By Geoff Kirbyson
When coming to a new country, there is nothing like buying a new house to make you feel like you’re finally home.
And with 100,000 new immigrants expected to arrive in Manitoba within the next six years, people in the real estate market are going to be hopping to keep up with the demand.
New immigrants typically have to jump through a few more hoops to buy a house in Canada than long-time residents. First, they usually have to attain landed immigrant status before they’re allowed to purchase. And because they are unlikely to have a banking history here until they get off the plane, it can take longer to get mortgage pre-approval, too.
Part of the longer process is safeguarding to ensure that the money coming from another country is clean and not involved in any criminal activity, said Catherine Schellenberg, REALTOR®.
Once they’ve been given the green light, she said immigrant buyers tend to prefer newer houses in newer neighbourhoods such as Sage Creek, Royalwood and Bridgwater. The latter is particularly popular because of its proximity to the University of Manitoba.
“Bridgwater is getting the bulk of it. It has a variety of housing, from single-detached to multi-family and a number of different price points. It’s a one-size-fits-all neighbourhood,” she said.
It’s a good idea for Realtors to follow up in the weeks and even months after a new Manitoban has bought a home here because there’s lots for them to learn. For example, many of them come from countries where it would be ludicrous to have a furnace.
“Education is a big part of the purchase. Maintenance is important, too. Many of them arrived from very dense communities where they don’t have grass to cut. Then they move to Bridgwater and they have a massive amount of maintenance to do (compared to before). You’ll see lots of long grass and unkept flower beds. In my opinion, it’s the Realtor’s responsibility to connect them with people who can educate them or do it themselves,” she said.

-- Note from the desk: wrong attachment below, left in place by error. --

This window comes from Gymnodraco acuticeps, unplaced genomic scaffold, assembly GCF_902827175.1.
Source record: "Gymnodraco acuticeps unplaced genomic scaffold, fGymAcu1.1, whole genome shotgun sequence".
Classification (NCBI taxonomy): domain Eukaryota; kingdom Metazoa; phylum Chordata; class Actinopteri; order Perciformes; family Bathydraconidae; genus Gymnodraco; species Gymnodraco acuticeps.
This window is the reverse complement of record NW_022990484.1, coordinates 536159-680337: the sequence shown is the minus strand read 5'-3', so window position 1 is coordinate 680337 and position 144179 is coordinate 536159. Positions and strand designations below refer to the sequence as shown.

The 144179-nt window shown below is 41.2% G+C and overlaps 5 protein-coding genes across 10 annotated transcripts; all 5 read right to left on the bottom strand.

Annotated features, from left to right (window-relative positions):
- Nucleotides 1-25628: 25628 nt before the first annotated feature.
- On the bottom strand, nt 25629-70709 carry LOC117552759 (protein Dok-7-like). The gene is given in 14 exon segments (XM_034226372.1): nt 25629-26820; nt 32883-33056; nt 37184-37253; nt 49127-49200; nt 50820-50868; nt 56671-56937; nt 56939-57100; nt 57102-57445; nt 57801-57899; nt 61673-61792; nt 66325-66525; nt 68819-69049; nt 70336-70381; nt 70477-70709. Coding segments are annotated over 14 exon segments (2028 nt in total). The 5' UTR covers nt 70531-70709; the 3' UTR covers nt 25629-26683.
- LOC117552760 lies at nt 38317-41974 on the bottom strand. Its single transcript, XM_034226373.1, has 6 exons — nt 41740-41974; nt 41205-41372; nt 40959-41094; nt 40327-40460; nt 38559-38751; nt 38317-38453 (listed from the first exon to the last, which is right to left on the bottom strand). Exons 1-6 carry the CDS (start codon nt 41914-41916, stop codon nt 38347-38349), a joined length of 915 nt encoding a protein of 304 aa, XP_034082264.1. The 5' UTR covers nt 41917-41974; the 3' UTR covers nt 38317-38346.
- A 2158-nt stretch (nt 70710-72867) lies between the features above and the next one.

Manitoba has lost more people to other provinces than it has gained since the mid-1980s but its population has grown for more than a decade thanks to the arrival of immigrants from countries such as The Philippines, Ukraine, China, Syria and a number of African countries.
Kourosh Doustshenas, REALTOR®, knows what he’s talking about because, after coming to Canada from Iran as a 19-year-old many years ago, he has been that new immigrant buyer.
In most ways, he said they’re just like any other client - they want to live in a good location in a good neighbourhood with close access to elementary and high schools.
“A lot of them are looking for French immersion programs because they’d like their kids to learn two languages,” he said.
You know, on top of the one or two they already know from their home countries.
Part of the education process is teaching them about the MLS® system, which can be far different from what they have experienced before.
“You have to explain to them that we have a central data service and you don’t have to work with four or five agents to find something for you. One agent has access to all of the information,” he said.
There are also some cultural differences with immigrant buyers that local Realtors should be aware of. For example, some of them are superstitious and might absolutely love a house but balk at it because the address is an unlucky number. (In some cases, appeals to change an address to a “better” number have been successful and the sales have gone through.) Other buyers want their house to face a certain direction so they see the morning or evening sun.
And in the Filipino community, it often takes a small village to buy a house as community members pool their money together - often in $1,000 increments - to help young people get their own place.
The good news is you don’t have to look too far to find an expert on some of these idiosyncrasies.
“I think we have a really good diversification within our (real estate) membership in Winnipeg. We have Realtors from Iran, all parts of Europe, South Africa, Russia, Hungary and Ukraine. I can’t imagine not being able to find a realtor who doesn’t speak the language of a new Canadian,” he said.